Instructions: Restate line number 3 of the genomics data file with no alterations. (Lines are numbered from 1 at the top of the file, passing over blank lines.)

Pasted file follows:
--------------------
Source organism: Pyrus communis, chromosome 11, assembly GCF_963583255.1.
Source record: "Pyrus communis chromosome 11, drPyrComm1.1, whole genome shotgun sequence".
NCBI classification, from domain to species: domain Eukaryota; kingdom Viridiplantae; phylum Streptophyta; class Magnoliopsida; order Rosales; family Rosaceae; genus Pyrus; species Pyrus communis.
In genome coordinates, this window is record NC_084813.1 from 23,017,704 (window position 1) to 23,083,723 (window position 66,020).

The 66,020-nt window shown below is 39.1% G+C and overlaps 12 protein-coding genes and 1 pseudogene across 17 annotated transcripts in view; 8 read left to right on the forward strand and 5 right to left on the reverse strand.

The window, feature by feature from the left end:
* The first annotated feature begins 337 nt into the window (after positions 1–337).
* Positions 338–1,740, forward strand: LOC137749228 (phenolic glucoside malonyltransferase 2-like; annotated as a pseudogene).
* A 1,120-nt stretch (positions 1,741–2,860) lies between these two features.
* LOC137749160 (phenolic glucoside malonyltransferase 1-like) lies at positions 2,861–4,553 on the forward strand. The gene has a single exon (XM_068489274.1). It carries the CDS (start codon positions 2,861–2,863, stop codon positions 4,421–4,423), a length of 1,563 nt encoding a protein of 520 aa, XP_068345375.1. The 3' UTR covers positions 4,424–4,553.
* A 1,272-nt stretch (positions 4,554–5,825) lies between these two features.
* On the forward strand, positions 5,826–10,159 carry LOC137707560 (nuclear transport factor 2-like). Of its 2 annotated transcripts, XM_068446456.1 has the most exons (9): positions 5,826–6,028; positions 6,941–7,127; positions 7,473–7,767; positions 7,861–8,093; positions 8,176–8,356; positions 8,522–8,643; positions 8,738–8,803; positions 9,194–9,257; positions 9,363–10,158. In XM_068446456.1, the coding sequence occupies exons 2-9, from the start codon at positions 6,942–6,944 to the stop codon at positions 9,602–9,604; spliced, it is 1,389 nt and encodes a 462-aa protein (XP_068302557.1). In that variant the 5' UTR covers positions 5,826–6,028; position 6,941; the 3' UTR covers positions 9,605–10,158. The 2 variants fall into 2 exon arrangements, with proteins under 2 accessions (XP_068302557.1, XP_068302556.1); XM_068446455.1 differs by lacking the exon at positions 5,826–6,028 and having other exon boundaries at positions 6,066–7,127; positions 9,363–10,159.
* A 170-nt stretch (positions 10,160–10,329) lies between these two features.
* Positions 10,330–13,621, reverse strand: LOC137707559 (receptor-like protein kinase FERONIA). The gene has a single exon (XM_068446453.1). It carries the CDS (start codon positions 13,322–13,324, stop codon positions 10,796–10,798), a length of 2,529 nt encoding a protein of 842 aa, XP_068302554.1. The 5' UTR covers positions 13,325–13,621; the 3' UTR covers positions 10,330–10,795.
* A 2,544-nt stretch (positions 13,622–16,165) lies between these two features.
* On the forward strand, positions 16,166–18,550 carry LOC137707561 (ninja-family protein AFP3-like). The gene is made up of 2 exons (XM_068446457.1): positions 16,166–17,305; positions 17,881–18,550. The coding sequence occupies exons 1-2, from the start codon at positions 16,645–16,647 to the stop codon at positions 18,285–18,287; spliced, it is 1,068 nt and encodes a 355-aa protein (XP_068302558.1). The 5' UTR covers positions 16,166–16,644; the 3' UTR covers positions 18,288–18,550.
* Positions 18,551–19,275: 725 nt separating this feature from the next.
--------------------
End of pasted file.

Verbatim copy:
NCBI classification, from domain to species: domain Eukaryota; kingdom Viridiplantae; phylum Streptophyta; class Magnoliopsida; order Rosales; family Rosaceae; genus Pyrus; species Pyrus communis.